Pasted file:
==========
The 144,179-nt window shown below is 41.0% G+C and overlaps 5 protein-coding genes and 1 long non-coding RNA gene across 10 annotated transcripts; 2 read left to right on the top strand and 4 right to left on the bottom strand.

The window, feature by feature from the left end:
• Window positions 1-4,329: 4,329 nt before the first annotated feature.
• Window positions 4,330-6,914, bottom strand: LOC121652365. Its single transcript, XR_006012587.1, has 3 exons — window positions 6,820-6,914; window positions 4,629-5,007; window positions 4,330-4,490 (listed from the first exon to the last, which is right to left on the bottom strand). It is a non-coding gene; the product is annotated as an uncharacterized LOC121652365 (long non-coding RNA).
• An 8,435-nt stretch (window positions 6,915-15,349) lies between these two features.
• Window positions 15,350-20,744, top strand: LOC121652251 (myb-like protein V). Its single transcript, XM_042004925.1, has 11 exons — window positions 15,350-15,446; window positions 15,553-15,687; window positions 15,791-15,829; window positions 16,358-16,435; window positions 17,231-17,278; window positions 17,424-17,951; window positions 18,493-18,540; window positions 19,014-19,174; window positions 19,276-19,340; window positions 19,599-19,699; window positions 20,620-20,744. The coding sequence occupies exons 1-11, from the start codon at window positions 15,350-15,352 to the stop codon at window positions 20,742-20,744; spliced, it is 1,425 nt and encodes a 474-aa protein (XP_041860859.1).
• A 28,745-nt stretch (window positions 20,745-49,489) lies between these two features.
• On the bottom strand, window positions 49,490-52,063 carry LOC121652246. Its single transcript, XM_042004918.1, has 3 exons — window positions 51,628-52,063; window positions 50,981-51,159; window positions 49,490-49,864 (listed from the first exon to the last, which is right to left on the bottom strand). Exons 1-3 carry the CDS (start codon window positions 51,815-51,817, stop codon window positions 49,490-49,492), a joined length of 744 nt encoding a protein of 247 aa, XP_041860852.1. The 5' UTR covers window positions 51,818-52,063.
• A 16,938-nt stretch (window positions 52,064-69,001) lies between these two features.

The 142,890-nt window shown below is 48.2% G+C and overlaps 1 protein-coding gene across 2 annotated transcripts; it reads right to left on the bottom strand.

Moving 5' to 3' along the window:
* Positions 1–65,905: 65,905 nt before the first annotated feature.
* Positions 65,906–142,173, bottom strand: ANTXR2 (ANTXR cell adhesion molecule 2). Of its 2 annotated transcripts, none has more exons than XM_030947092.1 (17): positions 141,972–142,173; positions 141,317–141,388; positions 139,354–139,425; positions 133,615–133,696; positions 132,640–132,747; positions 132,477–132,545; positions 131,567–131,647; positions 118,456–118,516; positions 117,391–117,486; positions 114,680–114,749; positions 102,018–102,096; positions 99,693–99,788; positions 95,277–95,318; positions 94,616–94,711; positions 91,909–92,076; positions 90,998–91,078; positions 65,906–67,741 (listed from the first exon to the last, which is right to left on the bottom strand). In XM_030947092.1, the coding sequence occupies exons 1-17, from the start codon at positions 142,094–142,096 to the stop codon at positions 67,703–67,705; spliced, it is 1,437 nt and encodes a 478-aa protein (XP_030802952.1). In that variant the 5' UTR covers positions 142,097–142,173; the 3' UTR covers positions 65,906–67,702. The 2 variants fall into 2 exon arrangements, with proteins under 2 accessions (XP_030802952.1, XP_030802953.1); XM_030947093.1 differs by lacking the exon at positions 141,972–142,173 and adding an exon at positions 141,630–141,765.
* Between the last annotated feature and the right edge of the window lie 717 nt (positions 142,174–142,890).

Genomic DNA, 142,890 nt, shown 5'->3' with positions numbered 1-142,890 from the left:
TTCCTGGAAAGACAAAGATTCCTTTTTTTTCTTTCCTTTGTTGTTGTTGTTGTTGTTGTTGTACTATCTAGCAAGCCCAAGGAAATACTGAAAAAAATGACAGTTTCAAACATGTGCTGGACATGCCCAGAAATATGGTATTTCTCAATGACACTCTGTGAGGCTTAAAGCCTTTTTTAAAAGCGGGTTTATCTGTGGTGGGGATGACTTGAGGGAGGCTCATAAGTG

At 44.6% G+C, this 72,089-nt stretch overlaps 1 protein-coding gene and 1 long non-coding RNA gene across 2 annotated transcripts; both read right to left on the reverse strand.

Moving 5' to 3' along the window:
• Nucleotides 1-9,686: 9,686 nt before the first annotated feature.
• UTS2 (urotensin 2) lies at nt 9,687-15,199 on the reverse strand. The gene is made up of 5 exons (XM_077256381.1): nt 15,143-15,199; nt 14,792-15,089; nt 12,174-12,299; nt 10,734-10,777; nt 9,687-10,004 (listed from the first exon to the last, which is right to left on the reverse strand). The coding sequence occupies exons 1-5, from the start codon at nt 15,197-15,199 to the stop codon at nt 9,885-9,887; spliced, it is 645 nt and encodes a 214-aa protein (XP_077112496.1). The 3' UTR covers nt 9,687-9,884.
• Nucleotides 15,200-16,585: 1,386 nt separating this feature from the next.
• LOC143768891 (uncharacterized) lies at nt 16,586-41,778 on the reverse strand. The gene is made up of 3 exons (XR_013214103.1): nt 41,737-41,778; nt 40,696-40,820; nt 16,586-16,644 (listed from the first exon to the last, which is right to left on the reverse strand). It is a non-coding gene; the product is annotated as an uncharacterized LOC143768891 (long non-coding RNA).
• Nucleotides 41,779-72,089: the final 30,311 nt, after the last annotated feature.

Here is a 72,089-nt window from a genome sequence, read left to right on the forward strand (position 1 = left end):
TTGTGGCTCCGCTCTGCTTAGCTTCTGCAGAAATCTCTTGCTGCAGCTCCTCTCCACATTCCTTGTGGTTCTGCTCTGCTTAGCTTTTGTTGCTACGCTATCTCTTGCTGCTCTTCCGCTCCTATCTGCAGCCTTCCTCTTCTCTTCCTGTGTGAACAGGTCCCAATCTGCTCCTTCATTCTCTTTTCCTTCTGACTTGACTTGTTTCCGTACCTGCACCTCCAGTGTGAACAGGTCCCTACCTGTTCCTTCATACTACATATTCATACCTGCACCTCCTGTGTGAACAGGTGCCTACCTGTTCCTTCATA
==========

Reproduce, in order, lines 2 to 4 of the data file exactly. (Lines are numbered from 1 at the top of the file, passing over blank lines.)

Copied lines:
The window, feature by feature from the left end:
• Window positions 1-4,329: 4,329 nt before the first annotated feature.
• Window positions 4,330-6,914, bottom strand: LOC121652365. Its single transcript, XR_006012587.1, has 3 exons — window positions 6,820-6,914; window positions 4,629-5,007; window positions 4,330-4,490 (listed from the first exon to the last, which is right to left on the bottom strand). It is a non-coding gene; the product is annotated as an uncharacterized LOC121652365 (long non-coding RNA).